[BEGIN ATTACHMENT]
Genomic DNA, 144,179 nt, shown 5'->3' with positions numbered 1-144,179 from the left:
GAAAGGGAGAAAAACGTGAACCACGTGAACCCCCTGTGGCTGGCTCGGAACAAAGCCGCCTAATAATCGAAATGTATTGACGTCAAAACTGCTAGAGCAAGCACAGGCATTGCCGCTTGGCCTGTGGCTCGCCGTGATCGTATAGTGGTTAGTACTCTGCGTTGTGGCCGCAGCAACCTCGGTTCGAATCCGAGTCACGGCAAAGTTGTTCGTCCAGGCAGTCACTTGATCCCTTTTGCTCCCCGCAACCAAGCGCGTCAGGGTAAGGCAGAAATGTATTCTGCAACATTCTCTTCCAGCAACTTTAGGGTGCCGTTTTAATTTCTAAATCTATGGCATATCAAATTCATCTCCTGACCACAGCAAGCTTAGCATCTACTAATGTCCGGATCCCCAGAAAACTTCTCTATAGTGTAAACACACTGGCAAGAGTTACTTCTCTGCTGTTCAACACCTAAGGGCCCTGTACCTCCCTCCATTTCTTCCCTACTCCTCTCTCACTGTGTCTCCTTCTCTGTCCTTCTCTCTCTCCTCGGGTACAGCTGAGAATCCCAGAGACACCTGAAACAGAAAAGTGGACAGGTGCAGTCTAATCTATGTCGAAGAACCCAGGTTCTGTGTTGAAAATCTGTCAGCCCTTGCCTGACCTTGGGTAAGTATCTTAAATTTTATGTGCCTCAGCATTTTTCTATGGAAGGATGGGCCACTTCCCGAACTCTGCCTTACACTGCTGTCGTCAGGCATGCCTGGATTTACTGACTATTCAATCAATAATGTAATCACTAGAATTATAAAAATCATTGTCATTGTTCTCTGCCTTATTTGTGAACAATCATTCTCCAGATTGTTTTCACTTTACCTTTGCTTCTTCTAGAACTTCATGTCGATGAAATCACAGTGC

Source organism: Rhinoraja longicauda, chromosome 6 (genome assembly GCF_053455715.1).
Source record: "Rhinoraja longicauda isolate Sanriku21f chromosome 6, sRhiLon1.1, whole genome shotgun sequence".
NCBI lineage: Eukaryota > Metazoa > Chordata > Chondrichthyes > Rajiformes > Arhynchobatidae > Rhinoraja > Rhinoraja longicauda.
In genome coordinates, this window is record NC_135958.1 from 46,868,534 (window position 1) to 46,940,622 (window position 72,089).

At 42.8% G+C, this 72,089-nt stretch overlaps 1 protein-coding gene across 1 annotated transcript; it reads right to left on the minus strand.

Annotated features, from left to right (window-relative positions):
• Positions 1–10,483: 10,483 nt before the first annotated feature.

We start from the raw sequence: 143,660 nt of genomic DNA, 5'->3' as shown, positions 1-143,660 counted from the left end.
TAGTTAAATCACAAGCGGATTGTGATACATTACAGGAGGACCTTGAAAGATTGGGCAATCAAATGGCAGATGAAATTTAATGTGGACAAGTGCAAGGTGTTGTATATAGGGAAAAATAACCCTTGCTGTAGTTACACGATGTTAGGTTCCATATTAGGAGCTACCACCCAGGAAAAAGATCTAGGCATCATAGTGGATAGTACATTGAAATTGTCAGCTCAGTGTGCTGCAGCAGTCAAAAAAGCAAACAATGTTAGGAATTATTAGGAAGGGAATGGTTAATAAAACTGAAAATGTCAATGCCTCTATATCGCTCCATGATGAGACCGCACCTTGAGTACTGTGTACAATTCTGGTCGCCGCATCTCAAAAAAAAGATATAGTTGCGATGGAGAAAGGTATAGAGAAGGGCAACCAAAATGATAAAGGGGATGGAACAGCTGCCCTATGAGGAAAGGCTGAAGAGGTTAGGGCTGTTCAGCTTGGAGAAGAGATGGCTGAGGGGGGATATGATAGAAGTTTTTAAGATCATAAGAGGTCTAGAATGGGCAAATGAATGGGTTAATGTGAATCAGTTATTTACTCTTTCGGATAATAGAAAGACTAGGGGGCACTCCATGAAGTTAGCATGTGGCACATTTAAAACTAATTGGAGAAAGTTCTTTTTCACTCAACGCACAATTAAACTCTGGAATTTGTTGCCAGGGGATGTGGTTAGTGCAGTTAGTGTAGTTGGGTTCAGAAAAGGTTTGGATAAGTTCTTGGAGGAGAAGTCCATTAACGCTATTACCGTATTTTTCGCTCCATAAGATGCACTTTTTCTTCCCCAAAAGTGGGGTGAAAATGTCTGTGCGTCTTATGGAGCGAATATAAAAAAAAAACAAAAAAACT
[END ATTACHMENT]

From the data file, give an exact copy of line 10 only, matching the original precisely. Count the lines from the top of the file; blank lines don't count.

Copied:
We start from the raw sequence: 143,660 nt of genomic DNA, 5'->3' as shown, positions 1-143,660 counted from the left end.